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"Upon this a question arises: whether it be better to be loved than feared, or feared than loved? It may be answered that one should wish to be both, but, because it is difficult to unite them in one person, it is much safer to be feared than loved, when, of the two, either [one or the other] must be dispensed with. Because this is to be asserted in general of men [of Machiavelli's age], that they are ungrateful, fickle, false, cowardly, covetous, and as long as you succeed, they are yours entirely; they will offer you their blood, property, life, and children, as is said above, when the need is far distant; but when it approaches they turn against you. And that prince [!!!] who, relying entirely on their promises, has neglected other precautions, is ruined; because friendships that are obtained by payments and not by greatness or nobility of mind, may indeed be earned, but they are not secured, and in time of need cannot be relied upon; and men have less scruple in offending one who is beloved than one who is feared, for love is preserved by the link of obligation [and in the modern world, by a reputation which is as swift as lightning, and can quickly span the entire globe] which, owing to the baseness of men, is broken at every opportunity for their advantage; but fear preserves you by a dread of punishment which never fails."

_The Prince_, by Nicolo Machiavelli, Chapter XVII

http://www.gutenberg.org/files/1232/1232-h/1232-h.htm#link2HCH0017



Machiavelli and the Legacy of Fear

Machiavelli was right, for his time and place in the world, within that point in history, but are we to have our attitudes and behaviors forever determined by history, or merely informed by it? Machiavelli himself provides many more caveats to his policy of ruling through fear than the above quote can contain: that the prince should be feared but not hated; that he should not confiscate the property of his subjects without extreme provocation; that he should not take the life of one of his subjects without a proper justification being known to all; that fear is most necessary to command and control an army, rather than a civilian populace; and that boundless valour must accompany inhuman cruelty for that cruelty to be truly effective.

Needless to say, all this applies to a kingdom which is ruled, not as a democracy or a republic, but by a monarchy and the attendant nobility. Does "ruling" through fear have any place in the modern world, where we presume that the governed are ruled by their silent assent, if not voiced consent? Can any modern leader "rule" through the power of fear? While fear can be used as a deterrent to crime, and increasingly ineffectively, are we to believe that the opposition or displeasure of the government ought to be sufficient Moral and Social imperative for fear and punishment of citizens? Really???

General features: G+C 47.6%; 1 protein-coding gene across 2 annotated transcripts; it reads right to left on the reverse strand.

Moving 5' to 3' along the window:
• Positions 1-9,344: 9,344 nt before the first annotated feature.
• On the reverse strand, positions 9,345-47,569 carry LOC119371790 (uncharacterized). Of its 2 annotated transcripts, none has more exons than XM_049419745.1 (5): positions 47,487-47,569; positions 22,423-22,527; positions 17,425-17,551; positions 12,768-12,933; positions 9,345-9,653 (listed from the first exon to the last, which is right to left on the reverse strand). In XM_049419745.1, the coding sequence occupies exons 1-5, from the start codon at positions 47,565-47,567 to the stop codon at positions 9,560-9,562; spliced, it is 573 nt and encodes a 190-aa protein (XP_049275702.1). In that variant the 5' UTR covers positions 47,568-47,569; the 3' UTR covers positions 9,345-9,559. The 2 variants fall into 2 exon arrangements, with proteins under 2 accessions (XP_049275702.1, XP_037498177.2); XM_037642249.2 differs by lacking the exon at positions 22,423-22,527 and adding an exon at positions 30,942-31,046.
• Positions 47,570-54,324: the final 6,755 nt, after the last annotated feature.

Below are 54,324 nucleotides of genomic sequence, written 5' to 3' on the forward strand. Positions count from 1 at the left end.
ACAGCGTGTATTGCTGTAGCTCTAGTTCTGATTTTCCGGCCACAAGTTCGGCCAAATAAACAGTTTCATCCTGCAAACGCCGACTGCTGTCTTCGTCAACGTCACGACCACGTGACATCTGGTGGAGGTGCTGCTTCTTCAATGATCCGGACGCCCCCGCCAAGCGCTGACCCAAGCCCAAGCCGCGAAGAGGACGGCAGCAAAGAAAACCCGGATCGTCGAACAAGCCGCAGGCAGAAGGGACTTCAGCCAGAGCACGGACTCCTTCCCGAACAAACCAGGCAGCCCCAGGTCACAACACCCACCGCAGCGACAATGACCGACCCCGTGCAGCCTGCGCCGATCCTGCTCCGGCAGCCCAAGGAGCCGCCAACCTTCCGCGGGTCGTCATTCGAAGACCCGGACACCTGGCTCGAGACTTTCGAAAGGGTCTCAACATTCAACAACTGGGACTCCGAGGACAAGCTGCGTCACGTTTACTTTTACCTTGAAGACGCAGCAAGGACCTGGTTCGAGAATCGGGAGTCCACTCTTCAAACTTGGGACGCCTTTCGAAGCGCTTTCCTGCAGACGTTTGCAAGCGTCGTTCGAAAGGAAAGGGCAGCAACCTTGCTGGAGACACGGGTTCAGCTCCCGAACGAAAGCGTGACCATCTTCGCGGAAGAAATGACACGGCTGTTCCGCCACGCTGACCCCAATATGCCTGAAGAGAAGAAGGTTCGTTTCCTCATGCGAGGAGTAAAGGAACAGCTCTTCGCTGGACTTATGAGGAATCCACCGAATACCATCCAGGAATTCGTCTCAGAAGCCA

See Also:

The Revolutionary Pleasure of Thinking for Yourself, by various anonymous authors










Machiavelli – use fear of the leadership to suppress fear of enemies and disasters (Suppress panic and dread to maintain Command & Control) The fear of the prevailing scarcity of basic necessities is a large factor here as well, as there is little room to provide what is needed by the populace in general, much less to provide for more individualized needs and wants; what room there is for Individualized Consideration is reserved for powerful and influential allies -Maintain control over knowledge of the context of the various situations and oppositional forces and enemies of the leadership, through lack of resources and sources of information (Propaganda) When negative emotions (fear, anger, sorrow, anguish) are the prevailing emotions in a society, suppressing emotion has a low cost, and not suppressing emotions has a high cost: in an environment where positive emotions prevail, the opposite is true; suppressing emotion costs the leadership all of the subordinates’ best efforts and constructive impulses In ruling through fear, everyone is equally distrusted (and ought to be), whereas in love, different subordinates can be trusted to do different tasks of their own choosing and initiative, and the amount of trust to be applied depends only on merit and capability for that task. As tasks and decision-making are more broadly distributed, more attention can be paid to each person’s unique needs (Individualized Consideration) The Fear system makes for a powerful and concentrated hierarchy which is effective in the most simplistic and forceful way; the latter system of Love is vastly more useful in complex and delicate environments, in which brute force is more destructive of the ends sought than helpful.

http://www.nuigalway.ie/cisc/documents/cisc_seminar_mkilduff_awestruck.pdf

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